InFocus X10 - DLP 1080p Home Theater Projector Review: Overview
9/1/2008 -Art Feierman
The InFocus X10 is their entry level 1080p home theater projector. At this point, InFocus perhaps has the largest lineup of single chip 1080p DLP projectors for home cinema. The X10 uses the relatively new Darkchip1 DLP processor. Its performance is below that of the Darkchip3 used in most more expensive DLP projectors, and definitely below the new top of the line Darkchip4 found in the InFocus IN83 which we reviewed (and were dazzled with) in July.
There isn't much difference between the different 1080p projectors from InFocus when it comes to physical layout and features, but performance in areas like brightness, black levels and image processing do vary. For many looking at InFocus projectors, a challenge is to decide which one to buy - the X10 for the least money, a little more for the IN81, more still for the more expensive models. For each incremental dollar you should get a better overall performer.
InFocus X10 Projector: Highlights
- Very bright projector in "best mode", it can handle larger screens
- Black level performance is OK, but then that's why they have more expensive models
- Very good out of the box color - barely needs any calibration beyond significantly reducing the default contrast setting
- ISF certified, with ISF Day/Night modes available for professional calibrators
- Two screen triggers for working with motorized and masking screens
- Limited placement flexibilty (but typical for DLP projectors)
- Unlike the other 1080p projectors from InFocus, this one is available from authorized on-line dealers
- One of the lowest cost new 1080p projectors
In one sense I was disapoointed with the InFocus X10. I've still got the Darkchip4 IN83 here, and I've been watching it quite a bit. I (unreasonably) figured the X10 would be close to the IN83, and, of course, (especially with two other models in the middle), it wasn't. That doesn't, however detract from the X10's actual performance, which is, considering everything, including price, very good.
The X10 is a larger home theater projector, designed primarily for ceiling mounting, but a small tiltable table stand is also included. It has an iris, but like other InFocus projectors, it is manual, not dynamic. Stop it down and the image gets less bright, but contrast improves slightly. The projector uses the same remote control as other 1080p projectors in the lineup. Like vitually all DLP projectors, it is a bit noisy in terms of audible noise, at least compared to most 3LCD projectors.
The X10 supports HDMI 1.3 with Deep Color, and 24fs, all the goodies we now demand.
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InFocus X10 Projector: Basic Specifications
Click for full specs, and access to a .pdf of the X10 projector's brochure:
Technology: DLP (Darkchip1)
Native Resolution: 1080p (1920x1080)
Zoom Lens ratio: 1.2:1
Lens shift: None
Lamp life: 2500 hours low power (eco-mode), 2000 hours at full lamp power
Weight:14.1 lbs. (6.4 Kg)
Warranty: 2 Years Parts and Labor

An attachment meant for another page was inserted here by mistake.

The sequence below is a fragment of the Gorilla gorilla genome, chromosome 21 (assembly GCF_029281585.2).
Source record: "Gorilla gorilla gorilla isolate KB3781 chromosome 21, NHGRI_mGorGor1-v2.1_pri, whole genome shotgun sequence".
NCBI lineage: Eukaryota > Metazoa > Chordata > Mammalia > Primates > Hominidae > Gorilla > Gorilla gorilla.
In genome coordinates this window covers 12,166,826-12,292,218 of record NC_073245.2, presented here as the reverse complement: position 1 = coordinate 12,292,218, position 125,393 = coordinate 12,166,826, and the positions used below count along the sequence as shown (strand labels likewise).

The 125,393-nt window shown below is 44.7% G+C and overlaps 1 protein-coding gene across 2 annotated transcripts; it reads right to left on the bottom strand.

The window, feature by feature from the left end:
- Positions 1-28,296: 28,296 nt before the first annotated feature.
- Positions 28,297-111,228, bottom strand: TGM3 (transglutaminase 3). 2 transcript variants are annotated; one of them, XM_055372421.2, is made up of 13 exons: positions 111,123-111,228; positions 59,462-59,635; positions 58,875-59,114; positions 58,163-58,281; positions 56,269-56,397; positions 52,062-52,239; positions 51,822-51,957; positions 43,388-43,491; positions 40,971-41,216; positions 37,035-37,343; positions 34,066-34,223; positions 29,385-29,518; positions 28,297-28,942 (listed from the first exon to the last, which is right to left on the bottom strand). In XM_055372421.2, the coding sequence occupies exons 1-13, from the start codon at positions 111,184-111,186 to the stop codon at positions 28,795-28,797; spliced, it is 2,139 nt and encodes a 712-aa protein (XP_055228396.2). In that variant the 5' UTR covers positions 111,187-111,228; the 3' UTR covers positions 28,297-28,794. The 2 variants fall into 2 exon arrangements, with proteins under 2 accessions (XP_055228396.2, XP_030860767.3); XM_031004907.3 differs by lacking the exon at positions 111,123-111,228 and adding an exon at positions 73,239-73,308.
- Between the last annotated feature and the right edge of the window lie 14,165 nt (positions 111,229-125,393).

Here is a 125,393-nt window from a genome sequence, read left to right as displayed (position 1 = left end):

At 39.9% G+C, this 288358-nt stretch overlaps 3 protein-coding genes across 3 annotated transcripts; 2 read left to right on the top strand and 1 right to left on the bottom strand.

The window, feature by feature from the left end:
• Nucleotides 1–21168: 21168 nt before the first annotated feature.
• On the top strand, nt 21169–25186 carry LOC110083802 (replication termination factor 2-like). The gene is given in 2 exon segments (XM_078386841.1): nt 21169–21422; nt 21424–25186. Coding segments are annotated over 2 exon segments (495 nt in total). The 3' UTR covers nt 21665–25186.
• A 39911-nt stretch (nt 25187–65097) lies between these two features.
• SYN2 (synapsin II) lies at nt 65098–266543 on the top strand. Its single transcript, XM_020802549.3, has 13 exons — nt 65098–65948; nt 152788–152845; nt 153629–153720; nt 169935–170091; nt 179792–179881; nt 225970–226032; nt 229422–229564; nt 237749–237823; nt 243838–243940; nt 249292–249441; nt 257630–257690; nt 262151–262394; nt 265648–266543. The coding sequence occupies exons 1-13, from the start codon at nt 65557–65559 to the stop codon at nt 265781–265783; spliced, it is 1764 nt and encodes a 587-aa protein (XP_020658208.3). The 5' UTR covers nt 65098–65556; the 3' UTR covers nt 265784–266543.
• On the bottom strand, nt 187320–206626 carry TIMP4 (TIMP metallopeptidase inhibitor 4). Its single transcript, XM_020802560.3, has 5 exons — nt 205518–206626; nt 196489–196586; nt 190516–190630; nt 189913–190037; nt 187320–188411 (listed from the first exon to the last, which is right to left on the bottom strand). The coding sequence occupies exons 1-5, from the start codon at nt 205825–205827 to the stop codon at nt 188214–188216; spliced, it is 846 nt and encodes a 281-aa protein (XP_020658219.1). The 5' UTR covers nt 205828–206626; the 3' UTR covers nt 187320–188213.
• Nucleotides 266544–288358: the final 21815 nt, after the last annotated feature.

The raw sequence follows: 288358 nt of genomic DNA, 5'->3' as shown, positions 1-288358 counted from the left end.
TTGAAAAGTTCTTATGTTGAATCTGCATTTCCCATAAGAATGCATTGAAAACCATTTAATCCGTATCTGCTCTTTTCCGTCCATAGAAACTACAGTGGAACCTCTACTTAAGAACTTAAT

Let's get started with the usual look at the physical attributes of the X10.
InFocus X10 Projector: Physical Tour
We start looking at this InFocus projector from the front. The lens is offset far to the left side. Since the projector lacks lens shift (also typical of DLP projectors), the projector will need to be mounted slightly off center, relative to the center of the screen. There is a small, non-adjustable foot on the bottom, front center. Remember there is a pedestal you can attach if you need to adjust the angle.
That covers the front of the X10. The left side of the projector (if you are still looking from the front), has, along the top edge, an infra-red sensor for the remote.
Also on the left are the two recessed, large dials for focus and zoom.
The X10 has no power or menu controls on the projector itself, making it completely dependent on the remote control.
On the top, centered along the back, are the power indicator and three other indicator lights.
That takes us to the back of the projector where all the inputs, and other connections are located. They are all significantly recessed, allowing the cable cover to hide the cable connections when installed. InFocus knows that most X10's will end up being ceiling mounted (which means inverted). Clever folks that they are, they labeled all the inputs upside down, so they would appear right side up when installing, and connecting cables. So, here you go - it looks upside down, but it's not.
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The X10 offers one HDMI input (1.3 compatible), and a M1-DA (InFocus proprietary connector), which handles both digital (HDMI 1.3 or DVI) or analog inputs (computer, or component video). In addition there is one component video input - the usual 3 RCA jacks - S-Video, and Composite video inputs. Basically, the collection and mix of source inputs is about typical for home theater projectors these days.
In addition to inputs, there is an RS-232 serial port for "command and control" of the projector from computers or room controllers (like Crestron, AMX...).
There is also a pair of 12 volt inputs for screen triggers. This allows one for a motorized screen's up/down control, and one for controlling a masking solution that you can set to match the aspect ratio of the image. Finally, there is a mini-jack for hardwiring in the remote control, if needed.
That covers all the hardware, except for the remote control, which we will deal with in the General Performance page.
Now it's time to consider those all important aspects of the InFocus X10's image quality!